All in all, there was a wealth of information on any and all topics relative to municipal governments. The learning opportunities were abundant, and I believe Team Pelham and Team Niagara took in a lot of information. Some of this will lead to bigger questions, others to ideas on how we can think different and come up innovative solutions.

However, the most impressionable message I received was how similar Niagara is to other cities across Ontario. As an example, the large turnover in municipal politicians, both in Pelham and the Region, is not unique and was experienced quite broadly. It seems Ontario, in general, was quite discontent with its municipal politicians.

But more importantly, we all have similar concerns. The larger issues looming over Niagara are also looming over municipalities from Windsor to Northern Ontario, to cities and towns across the province. We all had many of the same questions.

How will we pay for the downloading of public health and childcare costs? How can we best prepare and protect ourselves from climate change? How can we adopt and implement more affordable housing options? How can we best tackle mental health issues? How will Ontario Health Teams be implemented and who will qualify? How can we address the shortage of skilled trades? How can we solve homelessness and housing issues? From the legalization of cannabis, to recycling and the use of plastics, to transitioning economies, our concerns are shared. We all have questions.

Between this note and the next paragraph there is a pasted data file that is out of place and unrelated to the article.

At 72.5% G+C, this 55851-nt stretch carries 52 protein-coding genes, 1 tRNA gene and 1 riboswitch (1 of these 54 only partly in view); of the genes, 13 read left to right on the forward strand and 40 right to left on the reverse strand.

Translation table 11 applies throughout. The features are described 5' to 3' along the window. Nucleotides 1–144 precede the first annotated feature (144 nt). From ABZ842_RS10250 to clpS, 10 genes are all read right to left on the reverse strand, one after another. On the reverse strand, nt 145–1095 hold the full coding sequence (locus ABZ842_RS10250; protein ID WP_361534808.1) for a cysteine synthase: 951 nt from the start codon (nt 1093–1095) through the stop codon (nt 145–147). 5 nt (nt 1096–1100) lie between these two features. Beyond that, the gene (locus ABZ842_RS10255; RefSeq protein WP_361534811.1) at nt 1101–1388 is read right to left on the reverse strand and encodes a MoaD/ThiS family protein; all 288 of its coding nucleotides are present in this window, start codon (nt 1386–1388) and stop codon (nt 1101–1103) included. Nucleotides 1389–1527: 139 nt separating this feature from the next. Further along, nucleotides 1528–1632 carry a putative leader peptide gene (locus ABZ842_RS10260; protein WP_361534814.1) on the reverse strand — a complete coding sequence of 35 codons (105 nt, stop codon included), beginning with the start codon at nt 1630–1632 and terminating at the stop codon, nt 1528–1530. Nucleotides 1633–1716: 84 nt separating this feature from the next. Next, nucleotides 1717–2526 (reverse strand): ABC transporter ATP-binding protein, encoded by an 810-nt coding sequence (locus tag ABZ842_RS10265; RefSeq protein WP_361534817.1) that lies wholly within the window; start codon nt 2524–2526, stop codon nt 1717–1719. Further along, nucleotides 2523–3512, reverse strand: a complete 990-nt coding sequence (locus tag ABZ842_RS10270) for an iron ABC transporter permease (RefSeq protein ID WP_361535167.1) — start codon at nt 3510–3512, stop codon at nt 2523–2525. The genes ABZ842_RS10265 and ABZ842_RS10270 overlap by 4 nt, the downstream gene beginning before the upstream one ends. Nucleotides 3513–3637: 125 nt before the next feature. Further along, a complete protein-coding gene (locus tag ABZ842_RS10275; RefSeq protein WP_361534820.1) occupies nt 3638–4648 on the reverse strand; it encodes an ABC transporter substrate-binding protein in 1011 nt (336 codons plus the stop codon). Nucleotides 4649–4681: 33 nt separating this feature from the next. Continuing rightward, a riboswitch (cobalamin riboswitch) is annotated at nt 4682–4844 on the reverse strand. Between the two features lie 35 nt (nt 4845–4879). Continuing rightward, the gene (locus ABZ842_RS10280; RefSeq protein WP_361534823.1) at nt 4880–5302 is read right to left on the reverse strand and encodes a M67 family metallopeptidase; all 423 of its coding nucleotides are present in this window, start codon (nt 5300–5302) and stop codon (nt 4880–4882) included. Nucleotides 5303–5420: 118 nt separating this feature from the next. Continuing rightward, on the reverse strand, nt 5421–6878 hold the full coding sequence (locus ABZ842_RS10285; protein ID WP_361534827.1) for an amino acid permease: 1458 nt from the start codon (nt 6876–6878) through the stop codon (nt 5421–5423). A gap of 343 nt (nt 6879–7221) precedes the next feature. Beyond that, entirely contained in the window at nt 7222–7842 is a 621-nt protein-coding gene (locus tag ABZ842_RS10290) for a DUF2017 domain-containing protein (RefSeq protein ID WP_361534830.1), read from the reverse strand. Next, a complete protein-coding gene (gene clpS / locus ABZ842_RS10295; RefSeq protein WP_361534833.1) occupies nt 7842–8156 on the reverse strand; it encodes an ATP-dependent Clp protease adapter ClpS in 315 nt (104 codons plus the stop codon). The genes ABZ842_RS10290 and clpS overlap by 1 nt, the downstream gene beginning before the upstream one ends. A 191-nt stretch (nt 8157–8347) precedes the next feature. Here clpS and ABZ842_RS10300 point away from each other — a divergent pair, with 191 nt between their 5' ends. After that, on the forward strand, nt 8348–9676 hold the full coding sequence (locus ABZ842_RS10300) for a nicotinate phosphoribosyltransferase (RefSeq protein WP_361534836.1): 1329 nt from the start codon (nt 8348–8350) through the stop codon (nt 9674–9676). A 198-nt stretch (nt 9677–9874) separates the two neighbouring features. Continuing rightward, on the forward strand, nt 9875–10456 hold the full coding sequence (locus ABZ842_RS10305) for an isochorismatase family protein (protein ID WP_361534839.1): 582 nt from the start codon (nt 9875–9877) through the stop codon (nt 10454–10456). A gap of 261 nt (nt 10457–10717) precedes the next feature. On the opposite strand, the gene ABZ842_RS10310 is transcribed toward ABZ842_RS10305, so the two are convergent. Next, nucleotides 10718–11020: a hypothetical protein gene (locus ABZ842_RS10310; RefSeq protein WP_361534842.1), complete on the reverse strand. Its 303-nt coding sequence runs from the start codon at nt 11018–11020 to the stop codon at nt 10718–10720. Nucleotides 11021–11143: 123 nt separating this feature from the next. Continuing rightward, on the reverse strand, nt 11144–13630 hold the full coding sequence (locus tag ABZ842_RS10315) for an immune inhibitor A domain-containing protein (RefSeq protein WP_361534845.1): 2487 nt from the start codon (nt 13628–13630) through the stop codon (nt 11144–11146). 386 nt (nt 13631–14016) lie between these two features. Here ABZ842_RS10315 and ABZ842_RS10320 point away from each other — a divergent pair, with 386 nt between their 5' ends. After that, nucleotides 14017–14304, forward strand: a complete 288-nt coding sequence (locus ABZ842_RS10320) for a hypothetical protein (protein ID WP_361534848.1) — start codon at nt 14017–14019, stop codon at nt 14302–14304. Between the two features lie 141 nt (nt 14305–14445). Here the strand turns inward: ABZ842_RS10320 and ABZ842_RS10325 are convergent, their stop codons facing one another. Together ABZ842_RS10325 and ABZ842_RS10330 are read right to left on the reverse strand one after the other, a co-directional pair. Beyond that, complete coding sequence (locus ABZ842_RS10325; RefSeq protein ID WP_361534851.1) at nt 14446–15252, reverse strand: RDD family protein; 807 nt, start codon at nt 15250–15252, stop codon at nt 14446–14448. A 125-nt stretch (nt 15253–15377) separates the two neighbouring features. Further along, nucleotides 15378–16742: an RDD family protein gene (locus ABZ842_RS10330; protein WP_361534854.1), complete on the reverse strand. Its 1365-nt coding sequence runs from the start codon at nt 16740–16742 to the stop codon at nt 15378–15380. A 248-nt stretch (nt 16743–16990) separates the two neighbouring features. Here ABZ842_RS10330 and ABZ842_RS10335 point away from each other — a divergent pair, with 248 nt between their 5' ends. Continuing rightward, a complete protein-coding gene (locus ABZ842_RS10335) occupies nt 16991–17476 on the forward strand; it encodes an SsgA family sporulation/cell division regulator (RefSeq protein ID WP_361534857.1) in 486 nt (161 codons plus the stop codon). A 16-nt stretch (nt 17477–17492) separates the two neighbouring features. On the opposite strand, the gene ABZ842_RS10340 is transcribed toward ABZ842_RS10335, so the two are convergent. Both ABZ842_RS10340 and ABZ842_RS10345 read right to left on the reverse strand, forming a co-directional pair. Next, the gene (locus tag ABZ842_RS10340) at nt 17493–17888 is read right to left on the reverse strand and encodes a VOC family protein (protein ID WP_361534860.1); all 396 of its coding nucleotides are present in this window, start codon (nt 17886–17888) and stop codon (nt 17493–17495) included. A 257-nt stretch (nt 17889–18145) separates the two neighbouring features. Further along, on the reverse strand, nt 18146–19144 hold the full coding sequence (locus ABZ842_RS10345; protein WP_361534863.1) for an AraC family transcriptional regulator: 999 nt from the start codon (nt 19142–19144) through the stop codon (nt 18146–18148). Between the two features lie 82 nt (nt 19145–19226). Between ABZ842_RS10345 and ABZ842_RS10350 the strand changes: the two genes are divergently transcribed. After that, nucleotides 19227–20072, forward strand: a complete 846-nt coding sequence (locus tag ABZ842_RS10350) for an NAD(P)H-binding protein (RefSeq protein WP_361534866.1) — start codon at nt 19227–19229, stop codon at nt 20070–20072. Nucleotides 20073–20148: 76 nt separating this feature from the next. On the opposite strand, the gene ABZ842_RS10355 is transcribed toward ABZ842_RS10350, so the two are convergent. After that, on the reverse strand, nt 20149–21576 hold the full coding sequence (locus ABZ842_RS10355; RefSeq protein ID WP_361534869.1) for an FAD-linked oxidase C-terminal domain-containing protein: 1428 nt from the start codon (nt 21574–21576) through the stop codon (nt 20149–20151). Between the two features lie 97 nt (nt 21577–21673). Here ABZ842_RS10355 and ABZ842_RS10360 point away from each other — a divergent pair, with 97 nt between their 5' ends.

If anything, the conference highlighted our similarities and showed the importance of speaking with a common voice. It was a great opportunity for Niagara to show solidarity on some issues and build relationship with our provincial partners. Did we make an impact? Only time will tell. It seems the only thing we can count on is that this government is intent on creating major change across the board. For this reason, it is crucial that we voice our concerns, collaborate on solutions and adapt where needed. It’s essential that we maintain the essential services our residents have come to rely on, but also the quality of life that has made Niagara such a unique and great place to live.